New bridges could last longer

By Ally Phillips, Nebraska News Service
LINCOLN–Many bridges being inspected today were built 50 years ago and are reaching the end of their surface life. But research is underway to build bridges that are expected to last from 75 to 100 years and be just as safe or safer.
Daniel Linzell, University of Nebraska-Lincoln’s civil engineering department chairman, said bridges built in the ’60s were over designed and have therefore lasted as long as they have.
“We’re running out of that buffer or unintentional safety net,” Linzell said. “It’s coming to a point now where we have to make a decision about how important is our bridge and transportation system, and so we want to make an investment as a nation to ensure that it’s functioning.”
Researchers and engineers are using sophisticated computer technology to design and build bridges and are upgrading standard  design codes to improve bridge safety and longevity.  
“There is a lot of work going into improving the process and it’s changing,” Linzell said. “I don’t want to say it’s changing as rapidly as I would like, but it’s changing for the better.”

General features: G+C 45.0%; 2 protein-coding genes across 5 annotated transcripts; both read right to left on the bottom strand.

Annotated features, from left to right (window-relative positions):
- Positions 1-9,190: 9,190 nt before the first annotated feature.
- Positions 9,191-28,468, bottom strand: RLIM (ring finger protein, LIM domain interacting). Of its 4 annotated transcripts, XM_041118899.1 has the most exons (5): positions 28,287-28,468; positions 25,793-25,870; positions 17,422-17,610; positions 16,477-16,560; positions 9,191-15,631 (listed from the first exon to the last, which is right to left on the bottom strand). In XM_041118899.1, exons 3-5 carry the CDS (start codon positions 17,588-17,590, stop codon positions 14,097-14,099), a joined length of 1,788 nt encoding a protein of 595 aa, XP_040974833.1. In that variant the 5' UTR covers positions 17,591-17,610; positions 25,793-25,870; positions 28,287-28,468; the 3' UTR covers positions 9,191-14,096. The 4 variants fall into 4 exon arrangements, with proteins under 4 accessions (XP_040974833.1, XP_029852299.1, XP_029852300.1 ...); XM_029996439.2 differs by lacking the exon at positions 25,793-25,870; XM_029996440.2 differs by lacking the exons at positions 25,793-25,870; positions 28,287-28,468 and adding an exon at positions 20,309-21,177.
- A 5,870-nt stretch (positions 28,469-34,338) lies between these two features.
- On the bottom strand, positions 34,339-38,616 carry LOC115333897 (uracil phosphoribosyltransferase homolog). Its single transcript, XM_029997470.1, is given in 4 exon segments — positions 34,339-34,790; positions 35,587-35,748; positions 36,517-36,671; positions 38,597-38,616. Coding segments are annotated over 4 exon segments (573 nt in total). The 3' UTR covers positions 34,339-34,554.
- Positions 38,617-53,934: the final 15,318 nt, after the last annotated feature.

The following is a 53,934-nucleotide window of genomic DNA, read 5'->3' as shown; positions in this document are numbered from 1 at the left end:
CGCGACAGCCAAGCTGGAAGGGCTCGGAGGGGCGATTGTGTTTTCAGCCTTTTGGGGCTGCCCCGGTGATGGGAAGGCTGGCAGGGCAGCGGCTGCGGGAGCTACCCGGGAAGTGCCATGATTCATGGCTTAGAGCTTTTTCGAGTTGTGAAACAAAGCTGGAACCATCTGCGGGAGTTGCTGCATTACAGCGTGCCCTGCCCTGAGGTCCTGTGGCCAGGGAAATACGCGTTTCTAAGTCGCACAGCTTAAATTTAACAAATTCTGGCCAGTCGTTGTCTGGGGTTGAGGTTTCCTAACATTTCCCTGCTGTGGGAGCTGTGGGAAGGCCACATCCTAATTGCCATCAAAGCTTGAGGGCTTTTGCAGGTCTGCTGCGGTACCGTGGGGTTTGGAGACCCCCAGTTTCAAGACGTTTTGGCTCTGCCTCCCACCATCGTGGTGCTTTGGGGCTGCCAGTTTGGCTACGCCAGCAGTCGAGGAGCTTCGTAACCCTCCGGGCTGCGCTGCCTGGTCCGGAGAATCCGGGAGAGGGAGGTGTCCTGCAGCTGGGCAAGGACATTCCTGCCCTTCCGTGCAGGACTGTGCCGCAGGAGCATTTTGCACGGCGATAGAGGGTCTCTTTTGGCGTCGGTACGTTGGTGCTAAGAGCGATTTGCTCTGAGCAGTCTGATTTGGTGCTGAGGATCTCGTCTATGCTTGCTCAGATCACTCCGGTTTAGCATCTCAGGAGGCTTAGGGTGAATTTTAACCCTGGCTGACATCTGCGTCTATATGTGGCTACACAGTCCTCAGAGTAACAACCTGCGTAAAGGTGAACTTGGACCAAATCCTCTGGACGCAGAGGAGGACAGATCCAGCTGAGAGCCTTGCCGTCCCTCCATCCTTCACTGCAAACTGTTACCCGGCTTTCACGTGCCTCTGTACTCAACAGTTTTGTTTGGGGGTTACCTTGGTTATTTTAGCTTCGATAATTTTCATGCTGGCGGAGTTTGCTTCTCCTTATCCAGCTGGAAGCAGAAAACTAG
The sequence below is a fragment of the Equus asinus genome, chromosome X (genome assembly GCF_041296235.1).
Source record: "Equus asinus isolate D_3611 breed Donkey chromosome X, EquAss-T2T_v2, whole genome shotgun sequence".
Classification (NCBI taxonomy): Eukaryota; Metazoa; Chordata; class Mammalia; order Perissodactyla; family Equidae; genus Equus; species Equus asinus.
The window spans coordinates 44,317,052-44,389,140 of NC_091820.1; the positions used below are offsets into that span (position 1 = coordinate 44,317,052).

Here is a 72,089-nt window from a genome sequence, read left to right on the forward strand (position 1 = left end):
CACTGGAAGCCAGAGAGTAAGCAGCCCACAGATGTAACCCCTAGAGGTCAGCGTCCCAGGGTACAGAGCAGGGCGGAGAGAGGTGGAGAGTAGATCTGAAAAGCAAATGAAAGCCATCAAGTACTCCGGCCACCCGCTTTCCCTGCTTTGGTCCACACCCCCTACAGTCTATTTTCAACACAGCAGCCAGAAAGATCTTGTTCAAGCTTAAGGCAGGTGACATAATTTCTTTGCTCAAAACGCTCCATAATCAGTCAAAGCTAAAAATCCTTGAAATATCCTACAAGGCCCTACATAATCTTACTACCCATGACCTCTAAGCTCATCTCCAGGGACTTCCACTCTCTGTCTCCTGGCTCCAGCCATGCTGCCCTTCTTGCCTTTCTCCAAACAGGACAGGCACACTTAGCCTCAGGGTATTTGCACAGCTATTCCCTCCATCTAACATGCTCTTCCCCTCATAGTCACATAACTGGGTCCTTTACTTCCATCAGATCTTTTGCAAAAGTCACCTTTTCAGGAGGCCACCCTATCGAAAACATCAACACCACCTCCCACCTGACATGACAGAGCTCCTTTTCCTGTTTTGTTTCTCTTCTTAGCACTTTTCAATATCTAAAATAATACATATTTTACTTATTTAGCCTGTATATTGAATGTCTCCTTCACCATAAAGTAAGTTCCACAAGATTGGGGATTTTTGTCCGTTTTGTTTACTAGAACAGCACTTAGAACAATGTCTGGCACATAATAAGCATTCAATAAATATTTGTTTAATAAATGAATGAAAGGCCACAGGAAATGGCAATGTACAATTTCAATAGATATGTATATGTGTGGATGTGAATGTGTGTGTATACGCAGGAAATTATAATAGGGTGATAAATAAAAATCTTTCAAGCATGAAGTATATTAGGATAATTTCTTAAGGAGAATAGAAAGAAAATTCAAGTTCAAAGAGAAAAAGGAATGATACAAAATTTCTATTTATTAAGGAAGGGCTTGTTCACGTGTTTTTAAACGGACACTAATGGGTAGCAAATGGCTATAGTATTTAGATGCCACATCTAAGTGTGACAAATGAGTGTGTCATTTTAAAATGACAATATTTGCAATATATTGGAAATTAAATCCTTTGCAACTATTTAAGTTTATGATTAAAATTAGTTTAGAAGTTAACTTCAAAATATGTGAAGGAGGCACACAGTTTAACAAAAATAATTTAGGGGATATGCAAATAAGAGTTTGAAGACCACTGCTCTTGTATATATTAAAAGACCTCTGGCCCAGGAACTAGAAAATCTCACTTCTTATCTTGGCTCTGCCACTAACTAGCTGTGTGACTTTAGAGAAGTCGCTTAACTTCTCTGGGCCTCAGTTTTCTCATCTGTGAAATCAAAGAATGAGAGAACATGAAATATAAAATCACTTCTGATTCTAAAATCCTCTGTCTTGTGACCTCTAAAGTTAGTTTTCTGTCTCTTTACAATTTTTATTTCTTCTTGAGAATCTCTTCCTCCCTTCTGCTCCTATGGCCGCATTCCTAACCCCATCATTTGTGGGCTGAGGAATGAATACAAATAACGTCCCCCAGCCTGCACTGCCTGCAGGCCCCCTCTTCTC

Materials for bridges are being tested for more durability and longer life spans. Researchers are using computer models to predict bridge behavior, so they’ll know how to respond if there is a problem, according to Linzell.
Mark Traynowicz, Nebraska Department of Roads state engineer, said the state wants to spend more money up front to have longer lasting bridges.
But until then, the roads department is doing what it can to help the current bridges last longer. Traynowicz compared the routine maintenance work on bridges to work homeowners have to do on a house. Repairs on certain parts of a bridge are done before the entire bridge falls apart.
Contact Ally Phillips at nns.aphillips@gmail.com

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